Vice President Joe Biden Meets with Yoani Sanchez

Biden-recibe-a-Yoani-SánchezThe challenge for defenders of free expression on the island was the subject of a meeting between the well-known blogger Yoani Sanchez and the vice president of the United States Joe Biden.

Both communicated news of the meeting from the Twitter accounts (@VP for the vice president and @yoanisanchez for the blogger), with an attached photo.

On October 25, 2013 Joe Biden received Berta Soler, representative of the Ladies in White, in a meeting in which they talked about human rights in Cuba and civil society in general.

Days later, on 8 November, president of the United States Barack Obama, on a visit to Miami to raise funds for the Democratic Party, met for the first time with Cuban dissidents living on the island.

Berta Soler, leader of the Ladies in White, and Guillermo Fariñas, both winners of the European Parliament’s Sakharov Prize, met the president at the home of Jorge Mas Santos, director of the Cuban American National Foundation.

The Cuban blogger Yoani Sánchez, in Miami on Tuesday, said that she hopes to launch her own media in the coming weeks, announced several months ago, and which she described as “independent” and distanced from “barricade journalism,” according to EFE.

The blogger attended the Hispanicize Conference, where she received the Latinovator award for having contributed to and encouraged the use of new technologies on the Island.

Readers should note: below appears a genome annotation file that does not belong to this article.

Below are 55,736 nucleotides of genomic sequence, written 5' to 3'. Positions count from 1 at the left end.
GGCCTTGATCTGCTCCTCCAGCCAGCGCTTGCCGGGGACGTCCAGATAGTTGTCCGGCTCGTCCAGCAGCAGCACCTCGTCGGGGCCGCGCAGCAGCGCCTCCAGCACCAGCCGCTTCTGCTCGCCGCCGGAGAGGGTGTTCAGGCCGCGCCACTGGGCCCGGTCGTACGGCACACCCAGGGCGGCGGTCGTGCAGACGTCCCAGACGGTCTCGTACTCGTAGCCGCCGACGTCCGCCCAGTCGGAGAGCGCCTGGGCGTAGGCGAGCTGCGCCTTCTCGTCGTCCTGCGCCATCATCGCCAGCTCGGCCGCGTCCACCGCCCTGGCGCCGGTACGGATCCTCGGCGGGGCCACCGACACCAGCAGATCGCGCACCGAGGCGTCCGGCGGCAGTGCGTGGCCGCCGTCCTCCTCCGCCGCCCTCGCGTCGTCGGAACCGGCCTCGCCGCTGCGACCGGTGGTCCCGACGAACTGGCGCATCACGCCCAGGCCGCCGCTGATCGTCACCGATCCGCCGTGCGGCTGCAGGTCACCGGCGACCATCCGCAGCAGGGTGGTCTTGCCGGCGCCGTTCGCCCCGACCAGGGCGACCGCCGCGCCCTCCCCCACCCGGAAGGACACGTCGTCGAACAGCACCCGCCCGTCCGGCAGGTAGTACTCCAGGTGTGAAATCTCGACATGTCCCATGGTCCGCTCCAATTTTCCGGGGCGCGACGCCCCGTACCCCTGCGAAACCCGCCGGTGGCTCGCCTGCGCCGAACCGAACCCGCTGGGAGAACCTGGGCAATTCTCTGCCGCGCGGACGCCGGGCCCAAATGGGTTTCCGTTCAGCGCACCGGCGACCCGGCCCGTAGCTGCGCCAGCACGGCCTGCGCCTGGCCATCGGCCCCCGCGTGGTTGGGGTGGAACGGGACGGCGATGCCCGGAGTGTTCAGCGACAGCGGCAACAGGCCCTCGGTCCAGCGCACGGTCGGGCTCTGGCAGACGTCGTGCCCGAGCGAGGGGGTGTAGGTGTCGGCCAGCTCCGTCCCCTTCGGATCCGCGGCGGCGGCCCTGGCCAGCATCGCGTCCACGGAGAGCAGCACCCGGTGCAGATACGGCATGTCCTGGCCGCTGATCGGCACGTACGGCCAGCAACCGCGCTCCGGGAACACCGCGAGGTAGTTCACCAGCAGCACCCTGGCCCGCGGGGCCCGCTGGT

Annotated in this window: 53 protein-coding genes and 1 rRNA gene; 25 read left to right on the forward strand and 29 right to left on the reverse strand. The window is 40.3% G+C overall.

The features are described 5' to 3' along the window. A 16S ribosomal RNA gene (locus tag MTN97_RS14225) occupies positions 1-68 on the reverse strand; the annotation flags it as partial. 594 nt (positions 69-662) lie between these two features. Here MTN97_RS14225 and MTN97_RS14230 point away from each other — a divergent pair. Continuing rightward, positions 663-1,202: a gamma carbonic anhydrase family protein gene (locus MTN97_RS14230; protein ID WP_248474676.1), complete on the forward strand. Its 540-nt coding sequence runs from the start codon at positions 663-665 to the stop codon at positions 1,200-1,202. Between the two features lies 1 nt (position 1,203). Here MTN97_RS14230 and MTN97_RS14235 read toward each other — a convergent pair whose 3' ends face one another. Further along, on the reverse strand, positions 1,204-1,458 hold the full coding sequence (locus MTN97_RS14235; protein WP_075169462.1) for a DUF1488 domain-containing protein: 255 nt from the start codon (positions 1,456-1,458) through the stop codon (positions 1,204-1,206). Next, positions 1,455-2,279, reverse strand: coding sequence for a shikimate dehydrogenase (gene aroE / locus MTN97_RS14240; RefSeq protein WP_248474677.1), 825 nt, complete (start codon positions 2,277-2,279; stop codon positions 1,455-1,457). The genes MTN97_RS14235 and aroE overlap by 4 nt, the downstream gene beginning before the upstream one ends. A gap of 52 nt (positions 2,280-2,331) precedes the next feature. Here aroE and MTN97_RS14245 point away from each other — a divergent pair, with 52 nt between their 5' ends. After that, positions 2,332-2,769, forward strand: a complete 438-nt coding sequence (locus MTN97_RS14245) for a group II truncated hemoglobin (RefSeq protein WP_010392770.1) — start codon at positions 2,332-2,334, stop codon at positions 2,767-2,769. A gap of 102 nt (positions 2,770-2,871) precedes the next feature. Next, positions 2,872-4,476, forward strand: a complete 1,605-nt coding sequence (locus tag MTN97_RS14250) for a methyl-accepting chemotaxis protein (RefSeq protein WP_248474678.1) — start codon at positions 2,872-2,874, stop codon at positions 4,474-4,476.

The Hispanicize Conference started on Tuesday, with nearly two thousand Hispanic professionals for three days of discussions of trends in journalism, social media, advertising and new technologies

Asked about her journalistic project, Sanchez told Reuters she does not want “to be used as a weapon to defeat another. We want to be a medium that survives the current moment of Cuba, a medium for now and for later.”

According to Sanchez, the bloggers movement in Cuba has become “a civic voice in recent years” to express “discomfort and the desires for change.”

“The fundamental objective is that ordinary Cuban who now cannot go to the corner newsstand and buy any newspaper other than Granma ” said Sanchez, who admitted to having alternate plans in the event that the Cuban authorities want to prevent the opening of the new medium.

“Do we fear reprisals? Yes, it’s possible. That’s the fear that everyone has who expresses an opinion and opens his mouth in Cuba. But I hope that international public opinion will protect us because what we want to do is journalism, we are not founding a guerrilla movement,” Sanchez said.

She added that he would like to make a newspaper “to accompany the democratic transition” in Cuba and consolidate it as a space for interaction and participation in society.

Cubanet, 3 April 2014